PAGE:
Thursday, December 27, 2012

My Happy Place

I know my happy place
It’s on a creaky wrought-iron bed
Smothered in your warm embrace
One ear smiling to your cheesy heartbeats
And the other just hearing you breathe
Inhaling you deeply in
Your scent mingles with my dreams
Your chest hair tickling my lips and chin
You drop a kiss on the top of my head
While we lay together in the wrought-iron bed
It all happens in my happy place

Monday, February 20, 2012


There I was, all of 13 years old and thinking that my mother’s going back on her promise of me getting a puppy was the most unfair judgment in the world. My barely adolescent mind could not cope with this sense of injustice. Little did I know, there were more to come.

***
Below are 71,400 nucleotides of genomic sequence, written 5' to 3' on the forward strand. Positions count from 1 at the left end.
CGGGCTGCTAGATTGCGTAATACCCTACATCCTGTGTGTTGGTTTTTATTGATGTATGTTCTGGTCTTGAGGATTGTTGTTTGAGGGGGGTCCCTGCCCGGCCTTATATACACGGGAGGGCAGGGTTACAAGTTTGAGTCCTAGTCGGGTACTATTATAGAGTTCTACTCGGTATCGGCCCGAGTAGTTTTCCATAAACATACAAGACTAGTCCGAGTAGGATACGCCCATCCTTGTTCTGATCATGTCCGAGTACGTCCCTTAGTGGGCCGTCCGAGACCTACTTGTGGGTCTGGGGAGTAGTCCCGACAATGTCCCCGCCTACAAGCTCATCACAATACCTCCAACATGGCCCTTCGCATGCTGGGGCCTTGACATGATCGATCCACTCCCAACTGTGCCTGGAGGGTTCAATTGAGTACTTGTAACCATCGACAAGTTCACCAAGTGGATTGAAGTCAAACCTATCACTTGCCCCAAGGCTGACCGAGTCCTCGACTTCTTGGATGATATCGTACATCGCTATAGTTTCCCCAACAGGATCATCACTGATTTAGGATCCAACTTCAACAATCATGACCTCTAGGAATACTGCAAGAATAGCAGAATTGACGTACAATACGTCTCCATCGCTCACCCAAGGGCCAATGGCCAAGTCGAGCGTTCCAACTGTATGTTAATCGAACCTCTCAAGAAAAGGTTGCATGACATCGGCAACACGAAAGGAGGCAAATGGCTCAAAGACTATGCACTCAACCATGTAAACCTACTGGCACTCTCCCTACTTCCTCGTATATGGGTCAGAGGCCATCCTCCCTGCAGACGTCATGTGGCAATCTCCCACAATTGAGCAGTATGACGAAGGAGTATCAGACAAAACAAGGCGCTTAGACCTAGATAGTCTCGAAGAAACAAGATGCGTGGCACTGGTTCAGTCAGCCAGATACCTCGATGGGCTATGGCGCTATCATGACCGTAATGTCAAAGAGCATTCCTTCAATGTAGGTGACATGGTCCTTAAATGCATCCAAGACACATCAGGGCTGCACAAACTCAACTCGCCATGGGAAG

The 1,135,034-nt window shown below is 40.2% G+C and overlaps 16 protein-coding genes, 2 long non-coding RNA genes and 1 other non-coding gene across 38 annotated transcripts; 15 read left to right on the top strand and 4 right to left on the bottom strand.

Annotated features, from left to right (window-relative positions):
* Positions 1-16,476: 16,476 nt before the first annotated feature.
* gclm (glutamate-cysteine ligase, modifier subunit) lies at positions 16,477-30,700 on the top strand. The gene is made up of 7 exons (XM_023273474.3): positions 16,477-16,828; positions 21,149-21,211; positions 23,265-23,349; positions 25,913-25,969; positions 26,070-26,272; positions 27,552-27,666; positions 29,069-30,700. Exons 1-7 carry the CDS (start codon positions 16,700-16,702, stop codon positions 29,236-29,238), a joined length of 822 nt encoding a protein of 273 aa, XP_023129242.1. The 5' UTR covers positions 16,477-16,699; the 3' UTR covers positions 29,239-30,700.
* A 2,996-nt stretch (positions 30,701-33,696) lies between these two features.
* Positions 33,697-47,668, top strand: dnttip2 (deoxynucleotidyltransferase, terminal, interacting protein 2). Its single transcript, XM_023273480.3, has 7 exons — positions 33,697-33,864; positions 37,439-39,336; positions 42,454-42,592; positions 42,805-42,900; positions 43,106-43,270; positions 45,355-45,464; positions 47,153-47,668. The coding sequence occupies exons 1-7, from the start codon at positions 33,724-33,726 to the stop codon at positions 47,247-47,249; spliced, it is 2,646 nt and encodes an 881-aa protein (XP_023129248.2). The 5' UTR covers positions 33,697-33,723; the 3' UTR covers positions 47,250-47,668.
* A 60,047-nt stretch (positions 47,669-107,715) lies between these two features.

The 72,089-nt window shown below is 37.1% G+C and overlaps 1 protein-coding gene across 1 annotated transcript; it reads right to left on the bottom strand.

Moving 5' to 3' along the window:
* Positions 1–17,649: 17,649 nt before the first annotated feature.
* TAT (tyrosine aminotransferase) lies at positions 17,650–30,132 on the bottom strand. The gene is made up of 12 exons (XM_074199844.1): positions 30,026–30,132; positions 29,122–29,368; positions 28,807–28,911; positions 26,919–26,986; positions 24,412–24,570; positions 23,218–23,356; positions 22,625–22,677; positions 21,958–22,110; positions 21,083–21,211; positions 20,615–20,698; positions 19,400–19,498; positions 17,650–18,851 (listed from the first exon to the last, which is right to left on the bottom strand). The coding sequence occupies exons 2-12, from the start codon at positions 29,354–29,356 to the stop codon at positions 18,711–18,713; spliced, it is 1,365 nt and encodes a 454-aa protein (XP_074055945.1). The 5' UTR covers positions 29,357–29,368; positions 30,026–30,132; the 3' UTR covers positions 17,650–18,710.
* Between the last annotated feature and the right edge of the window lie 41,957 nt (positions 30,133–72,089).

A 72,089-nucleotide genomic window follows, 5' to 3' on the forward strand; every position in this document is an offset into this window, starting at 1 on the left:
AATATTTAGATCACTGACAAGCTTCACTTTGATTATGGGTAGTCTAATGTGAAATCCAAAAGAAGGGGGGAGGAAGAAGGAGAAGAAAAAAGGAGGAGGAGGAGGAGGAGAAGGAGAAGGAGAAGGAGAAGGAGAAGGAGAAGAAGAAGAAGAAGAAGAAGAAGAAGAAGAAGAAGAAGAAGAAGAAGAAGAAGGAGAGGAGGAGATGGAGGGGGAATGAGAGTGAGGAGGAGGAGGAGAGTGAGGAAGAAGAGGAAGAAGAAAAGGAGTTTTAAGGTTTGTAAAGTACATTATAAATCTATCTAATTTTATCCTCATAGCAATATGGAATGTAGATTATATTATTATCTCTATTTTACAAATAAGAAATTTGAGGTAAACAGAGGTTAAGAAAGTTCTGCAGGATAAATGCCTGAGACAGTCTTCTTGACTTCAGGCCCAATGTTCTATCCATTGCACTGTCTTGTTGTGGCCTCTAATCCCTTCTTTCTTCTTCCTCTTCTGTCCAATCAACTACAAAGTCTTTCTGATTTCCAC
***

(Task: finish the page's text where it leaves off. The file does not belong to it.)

Fast forward several years to college life, where I really found out new heights of unfair. I had been teased and taunted by bullies before. But nothing in my life had ever prepared me for the hounding and harrying I had to face here for being born a Bengali! It’s not like they beat us Bongs up or mock or ridicule us in public. It starts with a small statement. For me it came in the form of my neighbor, the girl who used to live right in the next room. In her words, “Saare Bangali akal se paidal hote hain”. (It was a bit rich, coming from someone who belonged to the state with the lowest literacy rate of 63.8% as per the 2011 census.) For someone who hadn’t even heard of that particular expression it was hard to retort back at that moment. I later found out that it meant that all Bongs were dumb. And I still don’t have a good enough comeback for something so outrageously wrong. She should be just picked up and plopped down in the middle of Indian Coffee House with a translator on a busy day. Maybe then she would get a hint of the intellectual prowess of the Bengali middle class.